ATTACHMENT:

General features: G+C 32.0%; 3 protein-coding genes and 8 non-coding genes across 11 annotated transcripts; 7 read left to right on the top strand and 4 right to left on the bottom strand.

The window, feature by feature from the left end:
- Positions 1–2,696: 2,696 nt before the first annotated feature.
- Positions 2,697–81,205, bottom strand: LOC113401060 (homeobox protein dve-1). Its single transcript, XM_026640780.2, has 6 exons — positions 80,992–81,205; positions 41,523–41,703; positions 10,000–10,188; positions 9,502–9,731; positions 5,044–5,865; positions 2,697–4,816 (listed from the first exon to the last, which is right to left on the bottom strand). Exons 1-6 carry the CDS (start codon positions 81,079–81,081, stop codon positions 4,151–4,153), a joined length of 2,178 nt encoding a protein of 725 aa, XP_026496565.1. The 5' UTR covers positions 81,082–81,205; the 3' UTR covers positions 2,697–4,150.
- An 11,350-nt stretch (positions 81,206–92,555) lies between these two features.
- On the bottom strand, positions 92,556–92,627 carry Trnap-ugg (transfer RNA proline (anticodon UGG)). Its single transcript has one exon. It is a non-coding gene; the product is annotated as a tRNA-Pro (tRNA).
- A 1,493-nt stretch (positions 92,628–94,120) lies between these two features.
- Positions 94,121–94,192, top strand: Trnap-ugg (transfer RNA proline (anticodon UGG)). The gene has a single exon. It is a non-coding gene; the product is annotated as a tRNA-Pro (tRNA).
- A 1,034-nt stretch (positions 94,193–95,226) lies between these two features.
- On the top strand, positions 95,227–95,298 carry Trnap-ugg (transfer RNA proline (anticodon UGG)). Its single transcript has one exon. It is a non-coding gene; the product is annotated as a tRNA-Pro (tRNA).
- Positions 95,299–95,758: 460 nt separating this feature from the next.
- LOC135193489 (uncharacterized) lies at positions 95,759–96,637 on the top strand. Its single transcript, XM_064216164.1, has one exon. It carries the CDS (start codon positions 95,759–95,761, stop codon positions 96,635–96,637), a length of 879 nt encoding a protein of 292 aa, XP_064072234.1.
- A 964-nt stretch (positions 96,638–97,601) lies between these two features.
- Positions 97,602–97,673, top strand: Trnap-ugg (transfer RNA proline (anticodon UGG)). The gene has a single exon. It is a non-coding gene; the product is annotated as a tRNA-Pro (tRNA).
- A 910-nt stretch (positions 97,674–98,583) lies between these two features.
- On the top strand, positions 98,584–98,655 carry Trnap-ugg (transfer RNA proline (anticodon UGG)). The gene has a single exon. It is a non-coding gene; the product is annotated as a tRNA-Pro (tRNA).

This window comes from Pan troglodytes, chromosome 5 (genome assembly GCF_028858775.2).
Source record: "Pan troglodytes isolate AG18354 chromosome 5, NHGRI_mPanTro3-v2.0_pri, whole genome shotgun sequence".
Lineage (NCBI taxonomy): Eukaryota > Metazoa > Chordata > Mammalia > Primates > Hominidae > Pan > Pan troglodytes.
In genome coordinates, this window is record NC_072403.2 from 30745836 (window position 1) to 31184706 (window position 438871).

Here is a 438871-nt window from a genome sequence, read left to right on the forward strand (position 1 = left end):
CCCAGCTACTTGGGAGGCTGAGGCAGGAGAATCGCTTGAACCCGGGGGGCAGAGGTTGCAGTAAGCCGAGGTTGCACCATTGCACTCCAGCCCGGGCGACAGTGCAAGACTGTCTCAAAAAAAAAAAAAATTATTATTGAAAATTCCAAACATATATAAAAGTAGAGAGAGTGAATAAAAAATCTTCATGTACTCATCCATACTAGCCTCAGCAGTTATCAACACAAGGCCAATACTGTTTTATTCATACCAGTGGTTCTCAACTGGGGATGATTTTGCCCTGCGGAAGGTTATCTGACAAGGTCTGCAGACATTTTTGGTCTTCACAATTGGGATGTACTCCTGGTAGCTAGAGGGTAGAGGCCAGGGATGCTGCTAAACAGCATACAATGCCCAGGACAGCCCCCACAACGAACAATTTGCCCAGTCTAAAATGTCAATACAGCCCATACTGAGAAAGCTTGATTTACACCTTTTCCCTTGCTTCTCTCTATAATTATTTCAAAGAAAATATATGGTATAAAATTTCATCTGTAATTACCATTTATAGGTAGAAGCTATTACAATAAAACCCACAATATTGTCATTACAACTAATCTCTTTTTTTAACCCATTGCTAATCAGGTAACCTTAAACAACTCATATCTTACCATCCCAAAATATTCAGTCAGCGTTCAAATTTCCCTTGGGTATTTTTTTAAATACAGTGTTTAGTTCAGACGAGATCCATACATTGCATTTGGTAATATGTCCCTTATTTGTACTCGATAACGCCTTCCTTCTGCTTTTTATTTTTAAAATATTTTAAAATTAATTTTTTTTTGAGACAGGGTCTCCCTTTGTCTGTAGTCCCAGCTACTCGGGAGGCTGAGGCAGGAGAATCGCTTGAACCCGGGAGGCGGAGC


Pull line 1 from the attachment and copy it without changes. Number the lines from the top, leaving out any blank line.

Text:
General features: G+C 32.0%; 3 protein-coding genes and 8 non-coding genes across 11 annotated transcripts; 7 read left to right on the top strand and 4 right to left on the bottom strand.